I can see my own beach ahead now, as the children grow, as the practical limits fade; I see afresh the huge privilege of my position; it reclarifies itself. Under the protection of a university I live on one of the most privileged strips of built-up beach in the world, among people who believe they have no limits and who push me, by their very proximity, into the same useful delusion, now and then.

It is such a good town in which to work and work. You can find your beach here, find it falsely, but convincingly, still thinking of Manhattan as an isle of writers and artists — of downtown underground wildlings and uptown intellectuals — against all evidence to the contrary. Oh, you still see them occasionally here and there, but unless they are under the protection of a university — or have sold that TV show — they are all of them, every single last one of them, in Brooklyn.

Smith’s full essay is well worth reading, as is her 2009 collection, Changing My Mind: Occasional Essays.

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06 OCTOBER, 2014

Karl Marx’s Life and Legacy, in a Comic

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From the opium of the masses to the downfall of capitalism, by way of love and revolution.

The history of our species is rife with ideologies — political, religious, social, philosophical — that have been either wholly hijacked from their creators or gradually warped, with only fragments of the original vision intact, doomed to being continually misunderstood by posterity.

On the heels of the excellent graphic biography of Freud, British indie press Nobrow is back with Marx (public library) by Swiss writer, economist, historian, and psychoanalyst Corinne Maier and French illustrator Anne Simon — an illuminating chronicle of the life and legacy of a man at once reviled as “the Devil” for denouncing capitalism and celebrated for his ideals of eradicating inequality, injustice, and exploitation from the world. More than the sum total of his political legacy, Marx’s story is also one of great personal turmoil and tragedy, inner conflict, and moral tussle — subtleties that the comic genre, with its gift for stripping complexities to their simplest truths without losing dimension, reveals with great sensitivity and insight.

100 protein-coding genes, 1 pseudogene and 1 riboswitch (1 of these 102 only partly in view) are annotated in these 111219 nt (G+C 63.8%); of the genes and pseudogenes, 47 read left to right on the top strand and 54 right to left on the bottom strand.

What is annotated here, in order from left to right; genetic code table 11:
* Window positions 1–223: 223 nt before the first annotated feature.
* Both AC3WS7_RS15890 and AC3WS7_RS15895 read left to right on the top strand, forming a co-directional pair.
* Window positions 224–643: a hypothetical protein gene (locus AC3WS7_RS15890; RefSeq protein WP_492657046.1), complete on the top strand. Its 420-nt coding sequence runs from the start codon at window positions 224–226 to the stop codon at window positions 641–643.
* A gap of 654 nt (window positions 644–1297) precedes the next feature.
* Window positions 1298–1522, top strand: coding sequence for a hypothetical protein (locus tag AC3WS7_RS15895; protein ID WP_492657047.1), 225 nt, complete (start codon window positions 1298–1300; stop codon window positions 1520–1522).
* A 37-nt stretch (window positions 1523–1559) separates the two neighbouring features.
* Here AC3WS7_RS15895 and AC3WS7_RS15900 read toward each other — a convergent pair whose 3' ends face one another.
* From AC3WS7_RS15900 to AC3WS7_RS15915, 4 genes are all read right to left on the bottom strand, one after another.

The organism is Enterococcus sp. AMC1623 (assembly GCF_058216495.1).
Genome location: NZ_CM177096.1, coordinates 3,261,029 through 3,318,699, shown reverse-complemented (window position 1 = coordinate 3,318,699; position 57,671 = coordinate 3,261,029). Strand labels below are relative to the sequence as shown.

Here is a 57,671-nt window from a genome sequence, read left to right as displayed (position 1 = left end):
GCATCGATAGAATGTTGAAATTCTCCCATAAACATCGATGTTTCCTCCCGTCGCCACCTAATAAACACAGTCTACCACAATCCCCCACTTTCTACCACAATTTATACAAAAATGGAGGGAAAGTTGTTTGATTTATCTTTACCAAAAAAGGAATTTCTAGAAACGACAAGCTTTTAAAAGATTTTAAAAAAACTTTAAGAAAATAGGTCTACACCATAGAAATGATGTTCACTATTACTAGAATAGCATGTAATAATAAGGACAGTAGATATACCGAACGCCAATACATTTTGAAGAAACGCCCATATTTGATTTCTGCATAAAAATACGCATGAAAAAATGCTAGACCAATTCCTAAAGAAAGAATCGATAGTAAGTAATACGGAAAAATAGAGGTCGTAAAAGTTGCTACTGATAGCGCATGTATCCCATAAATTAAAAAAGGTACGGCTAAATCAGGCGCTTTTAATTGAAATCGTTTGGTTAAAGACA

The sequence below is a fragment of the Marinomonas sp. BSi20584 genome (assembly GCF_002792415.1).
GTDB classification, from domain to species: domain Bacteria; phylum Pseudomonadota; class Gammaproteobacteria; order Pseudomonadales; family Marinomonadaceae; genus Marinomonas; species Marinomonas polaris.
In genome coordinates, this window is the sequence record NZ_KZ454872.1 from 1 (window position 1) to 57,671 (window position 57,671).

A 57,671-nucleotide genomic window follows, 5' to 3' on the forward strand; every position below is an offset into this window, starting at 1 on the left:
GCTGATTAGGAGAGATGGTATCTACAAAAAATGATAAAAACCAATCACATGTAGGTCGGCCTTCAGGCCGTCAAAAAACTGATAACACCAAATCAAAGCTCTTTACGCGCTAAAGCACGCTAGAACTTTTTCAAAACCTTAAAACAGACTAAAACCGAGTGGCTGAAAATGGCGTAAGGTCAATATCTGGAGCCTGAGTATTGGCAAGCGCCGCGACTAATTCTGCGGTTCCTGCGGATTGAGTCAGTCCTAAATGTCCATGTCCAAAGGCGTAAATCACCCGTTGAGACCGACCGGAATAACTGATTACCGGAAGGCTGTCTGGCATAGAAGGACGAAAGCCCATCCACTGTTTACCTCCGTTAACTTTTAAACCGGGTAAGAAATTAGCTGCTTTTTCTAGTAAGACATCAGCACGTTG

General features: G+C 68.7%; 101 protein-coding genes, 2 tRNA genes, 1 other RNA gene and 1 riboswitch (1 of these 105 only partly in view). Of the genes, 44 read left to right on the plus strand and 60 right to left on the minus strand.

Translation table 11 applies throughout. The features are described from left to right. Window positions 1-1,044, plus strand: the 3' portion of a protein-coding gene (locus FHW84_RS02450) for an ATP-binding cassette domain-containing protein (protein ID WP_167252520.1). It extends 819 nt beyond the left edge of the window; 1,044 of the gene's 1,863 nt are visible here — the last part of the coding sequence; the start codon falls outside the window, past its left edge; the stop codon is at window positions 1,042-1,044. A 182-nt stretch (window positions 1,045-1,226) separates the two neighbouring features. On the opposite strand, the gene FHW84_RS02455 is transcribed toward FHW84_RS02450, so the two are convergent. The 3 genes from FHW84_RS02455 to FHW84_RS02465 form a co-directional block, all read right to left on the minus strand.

The story begins with Marx’s childhood as the third of nine kids in a traditional Jewish family and traces his exasperation with classical education and his choice to study philosophy instead, how he fell in love with the woman who would become his partner for life, the evolution of his influential treatise The Communist Manifesto, how he ended up dying a stateless person, “both adored and hated,” and what his ideas have to do with the 2008 economic collapse.

One of the final pages, reflecting on communism’s rise to power in Russia, Eastern Europe and China in the twentieth century, captures the dimensionality of Marx’s legacy in elegantly simple form. “Some very good things came out of it, but some very bad ones, too,” writes Maier as Marx’s ghost is depicted walking off, muttering to himself, “My ideal of freedom was betrayed.”

Complement Marx with other fantastic graphic biographies — Salvador Dalí, Richard Feynman, Andy Warhol, Charles Darwin, Hunter S. Thompson, and Steve Jobs — then revisit Nobrow’s wonderful graphic novel about the brain.

Images courtesy of Nobrow Press

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Bringing you (ad-free) Brain Pickings takes hundreds of hours each month. If you find any joy and stimulation here, please consider becoming a Supporting Member with a recurring monthly donation of your choosing, between a cup of tea and a good dinner: